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Wisteria floribunda agglutinin staining for the quantitative assessment of cardiac fibrogenic activity in a mouse model of dilated cardiomyopathy


Cardiac fibrosis is a typical phenomenon in failing hearts for most cardiac diseases, including dilated cardiomyopathy (DCM), and its specific detection and quantification are crucial for the analysis of cardiac remodeling. Since cardiac fibrosis is characterized by extensive remodeling of the myocardial extracellular matrix (ECM), in which glycoproteins are the major components, we assumed that fibrosis-related alterations in the cardiac glycome and glycoproteome would be suitable targets for the detection of cardiac fibrosis. Here, we compared protein glycosylation between heart tissues of normal and DCM model mice by laser microdissection-assisted lectin microarray. Among 45 lectins, Wisteria floribunda agglutinin (WFA) was selected as the most suitable lectin for staining cardiac fibrotic tissues. Although the extent of WFA staining was highly correlated (r > 0.98) with that of picrosirius red staining, a common collagen staining method, WFA did not bind to collagen fibers. Further histochemical analysis with N-glycosidase revealed that WFA staining of fibrotic tissues was attributable to the binding of WFA to N-glycoproteins. Using a mass spectrometry-based approach, we identified WFA-binding N-glycoproteins expressed in DCM hearts, many of which were fibrogenesis-related ECM proteins, as expected. In addition, the identified glycoproteins carrying WFA-binding N-glycans were detected only in DCM hearts, suggesting their cooperative glycosylation alterations with disease progression. Among these WFA-binding ECM N-glycoproteins, co-localization of the collagen α6(VI) chain protein and WFA staining in cardiac tissue sections was confirmed with a double-staining analysis. Collectively, these results indicate that WFA staining is more suitable for the quantitative assessment of cardiac fibrogenic activity than current collagen staining methods. Furthermore, given that plasma WFA-binding glycoprotein levels were significantly correlated with the echocardiographic parameters for left ventricular remodeling, cardiac WFA-binding glycoproteins are candidate circulating glyco-biomarkers for the quantification and monitoring of cardiac fibrogenesis.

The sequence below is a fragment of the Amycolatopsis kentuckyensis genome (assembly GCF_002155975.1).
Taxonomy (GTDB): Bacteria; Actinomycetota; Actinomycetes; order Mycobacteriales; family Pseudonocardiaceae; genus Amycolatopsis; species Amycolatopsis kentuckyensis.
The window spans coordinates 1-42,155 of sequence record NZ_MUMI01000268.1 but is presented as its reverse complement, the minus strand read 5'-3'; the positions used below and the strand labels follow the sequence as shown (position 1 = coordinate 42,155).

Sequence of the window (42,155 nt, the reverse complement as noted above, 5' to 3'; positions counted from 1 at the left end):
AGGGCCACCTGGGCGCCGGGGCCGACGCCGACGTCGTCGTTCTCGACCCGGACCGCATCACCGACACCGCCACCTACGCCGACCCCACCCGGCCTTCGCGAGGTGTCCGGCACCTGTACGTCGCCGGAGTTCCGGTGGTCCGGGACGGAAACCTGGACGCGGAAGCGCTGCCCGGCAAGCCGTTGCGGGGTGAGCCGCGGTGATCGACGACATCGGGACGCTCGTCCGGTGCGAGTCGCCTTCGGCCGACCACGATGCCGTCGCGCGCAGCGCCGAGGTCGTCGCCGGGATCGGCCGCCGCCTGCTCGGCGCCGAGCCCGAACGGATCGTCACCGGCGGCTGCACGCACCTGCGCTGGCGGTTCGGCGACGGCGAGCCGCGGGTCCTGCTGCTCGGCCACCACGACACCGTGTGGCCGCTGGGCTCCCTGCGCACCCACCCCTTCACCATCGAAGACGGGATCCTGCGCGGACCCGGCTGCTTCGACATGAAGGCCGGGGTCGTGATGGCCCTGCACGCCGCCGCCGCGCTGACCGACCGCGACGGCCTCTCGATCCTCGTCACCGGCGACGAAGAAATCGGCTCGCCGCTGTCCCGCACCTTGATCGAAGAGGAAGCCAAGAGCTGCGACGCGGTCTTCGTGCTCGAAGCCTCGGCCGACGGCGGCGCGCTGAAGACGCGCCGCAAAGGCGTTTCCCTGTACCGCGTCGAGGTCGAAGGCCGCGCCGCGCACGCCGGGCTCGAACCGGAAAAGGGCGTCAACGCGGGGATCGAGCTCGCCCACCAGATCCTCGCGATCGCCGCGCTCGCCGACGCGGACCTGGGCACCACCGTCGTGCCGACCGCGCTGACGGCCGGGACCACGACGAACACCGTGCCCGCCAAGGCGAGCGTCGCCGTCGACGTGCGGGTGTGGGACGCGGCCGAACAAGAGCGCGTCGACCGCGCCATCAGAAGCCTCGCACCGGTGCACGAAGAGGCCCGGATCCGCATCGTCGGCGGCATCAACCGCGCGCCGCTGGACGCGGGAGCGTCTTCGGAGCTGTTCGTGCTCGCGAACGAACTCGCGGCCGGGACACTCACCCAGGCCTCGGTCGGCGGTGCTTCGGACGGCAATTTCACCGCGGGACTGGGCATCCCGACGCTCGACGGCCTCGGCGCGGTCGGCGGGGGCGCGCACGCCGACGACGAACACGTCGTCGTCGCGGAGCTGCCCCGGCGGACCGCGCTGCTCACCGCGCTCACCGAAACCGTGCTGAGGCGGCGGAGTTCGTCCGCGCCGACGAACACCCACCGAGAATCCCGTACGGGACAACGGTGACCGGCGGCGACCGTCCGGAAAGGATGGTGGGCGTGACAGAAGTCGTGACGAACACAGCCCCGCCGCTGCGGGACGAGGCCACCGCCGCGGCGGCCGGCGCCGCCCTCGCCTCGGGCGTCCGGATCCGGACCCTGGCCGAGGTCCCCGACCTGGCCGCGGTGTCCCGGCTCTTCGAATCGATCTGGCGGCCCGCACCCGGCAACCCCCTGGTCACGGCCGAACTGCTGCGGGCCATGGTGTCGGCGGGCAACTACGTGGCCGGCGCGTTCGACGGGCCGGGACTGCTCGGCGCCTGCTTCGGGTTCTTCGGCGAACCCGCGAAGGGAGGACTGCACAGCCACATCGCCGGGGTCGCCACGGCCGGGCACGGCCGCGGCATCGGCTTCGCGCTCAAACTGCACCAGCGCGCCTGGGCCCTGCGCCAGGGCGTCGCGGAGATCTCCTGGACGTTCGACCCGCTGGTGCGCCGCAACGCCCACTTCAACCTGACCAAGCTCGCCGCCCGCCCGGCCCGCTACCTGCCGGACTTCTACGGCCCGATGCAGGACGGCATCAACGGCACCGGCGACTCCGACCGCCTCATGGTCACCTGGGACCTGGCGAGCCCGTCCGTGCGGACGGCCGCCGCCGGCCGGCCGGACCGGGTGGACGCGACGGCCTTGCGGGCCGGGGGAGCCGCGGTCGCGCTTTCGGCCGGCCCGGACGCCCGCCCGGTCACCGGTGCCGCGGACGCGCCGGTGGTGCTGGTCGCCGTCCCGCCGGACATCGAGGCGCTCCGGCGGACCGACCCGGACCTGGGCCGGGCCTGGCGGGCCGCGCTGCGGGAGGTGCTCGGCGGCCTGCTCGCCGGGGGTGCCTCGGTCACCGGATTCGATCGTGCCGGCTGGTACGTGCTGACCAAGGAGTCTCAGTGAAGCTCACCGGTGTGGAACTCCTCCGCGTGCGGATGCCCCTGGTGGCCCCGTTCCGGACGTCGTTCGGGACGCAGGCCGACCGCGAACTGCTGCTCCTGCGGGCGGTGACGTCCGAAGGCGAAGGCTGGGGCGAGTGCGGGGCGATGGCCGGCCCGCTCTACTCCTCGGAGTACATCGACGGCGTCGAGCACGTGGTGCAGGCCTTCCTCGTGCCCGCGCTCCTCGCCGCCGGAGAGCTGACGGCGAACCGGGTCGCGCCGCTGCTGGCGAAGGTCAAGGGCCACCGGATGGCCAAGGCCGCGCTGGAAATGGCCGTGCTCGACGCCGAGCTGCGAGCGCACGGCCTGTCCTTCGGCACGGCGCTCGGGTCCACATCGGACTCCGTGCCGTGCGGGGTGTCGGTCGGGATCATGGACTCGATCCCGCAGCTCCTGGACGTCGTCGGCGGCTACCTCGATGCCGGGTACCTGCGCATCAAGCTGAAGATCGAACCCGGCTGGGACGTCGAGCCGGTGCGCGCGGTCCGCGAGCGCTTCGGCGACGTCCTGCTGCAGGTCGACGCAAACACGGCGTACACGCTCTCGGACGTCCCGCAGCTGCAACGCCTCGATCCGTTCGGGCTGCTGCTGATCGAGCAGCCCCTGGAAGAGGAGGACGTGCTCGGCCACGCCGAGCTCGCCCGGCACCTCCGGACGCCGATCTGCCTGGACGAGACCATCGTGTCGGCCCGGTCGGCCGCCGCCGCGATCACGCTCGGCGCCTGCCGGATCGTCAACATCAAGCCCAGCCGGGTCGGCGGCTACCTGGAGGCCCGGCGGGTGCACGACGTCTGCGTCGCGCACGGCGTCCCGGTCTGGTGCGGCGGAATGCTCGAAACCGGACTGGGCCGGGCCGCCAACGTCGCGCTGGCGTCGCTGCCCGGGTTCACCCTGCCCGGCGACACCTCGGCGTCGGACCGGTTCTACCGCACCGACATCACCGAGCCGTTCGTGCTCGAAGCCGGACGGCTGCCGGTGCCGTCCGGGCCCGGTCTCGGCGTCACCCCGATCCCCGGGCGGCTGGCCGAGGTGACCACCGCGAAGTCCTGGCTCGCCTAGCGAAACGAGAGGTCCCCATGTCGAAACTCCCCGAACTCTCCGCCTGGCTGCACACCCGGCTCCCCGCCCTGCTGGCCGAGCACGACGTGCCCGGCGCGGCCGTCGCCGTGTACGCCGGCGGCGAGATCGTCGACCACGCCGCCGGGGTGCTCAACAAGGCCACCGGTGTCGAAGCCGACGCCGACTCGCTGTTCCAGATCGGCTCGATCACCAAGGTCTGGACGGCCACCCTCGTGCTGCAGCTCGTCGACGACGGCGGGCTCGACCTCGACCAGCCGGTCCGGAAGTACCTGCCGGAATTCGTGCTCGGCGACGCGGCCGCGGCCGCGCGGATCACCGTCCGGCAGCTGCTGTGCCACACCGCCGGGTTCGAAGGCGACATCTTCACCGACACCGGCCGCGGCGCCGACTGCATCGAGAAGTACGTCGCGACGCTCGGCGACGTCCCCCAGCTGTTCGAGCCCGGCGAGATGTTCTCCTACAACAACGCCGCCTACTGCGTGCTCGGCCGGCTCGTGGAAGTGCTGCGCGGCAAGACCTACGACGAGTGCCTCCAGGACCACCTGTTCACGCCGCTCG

Dilated cardiomyopathy (DCM), defined by the presence of left ventricular (LV) dilatation and contractile dysfunction, is one of the most common causes of heart failure [1], with an incidence of >36.5 cases per 100,000 people [2]. Owing to its poor prognosis, with a 5-year survival rate of ~50% after diagnosis [3], DCM is the most common indication for heart transplantation worldwide [1]. For the timely and precise management of DCM patients, and especially for the prevention of sudden cardiac death, accurate risk stratification is of paramount importance [4]. Recent studies show the clinical value of the assessment of cardiac remodeling for risk stratification of DCM [5,6,7].

Cardiac remodeling is the adaptive response of cellular and extracellular compartments of the heart to mechanical or hormonal activation, leading to changes in the shape, volume, and mass of the LV, and is often accompanied with fibrosis [8]. Cardiac fibrosis is characterized by the net accumulation of extracellular matrix (ECM) components, including collagen, and contributes directly or indirectly to both systolic and diastolic dysfunction in numerous cardiac pathophysiologic conditions [9]. Based on the morphological profiles, cardiac fibrosis can be classified into two types: a focal type (also referred to as replacement fibrosis), with replacement of dead cardiomyocytes and scar formation; and a diffuse type (also referred to as reactive fibrosis), which occurs in the interstitial and perivascular spaces without notable cell loss [9, 10]. The latter type of cardiac fibrosis is the major one observed in DCM [1].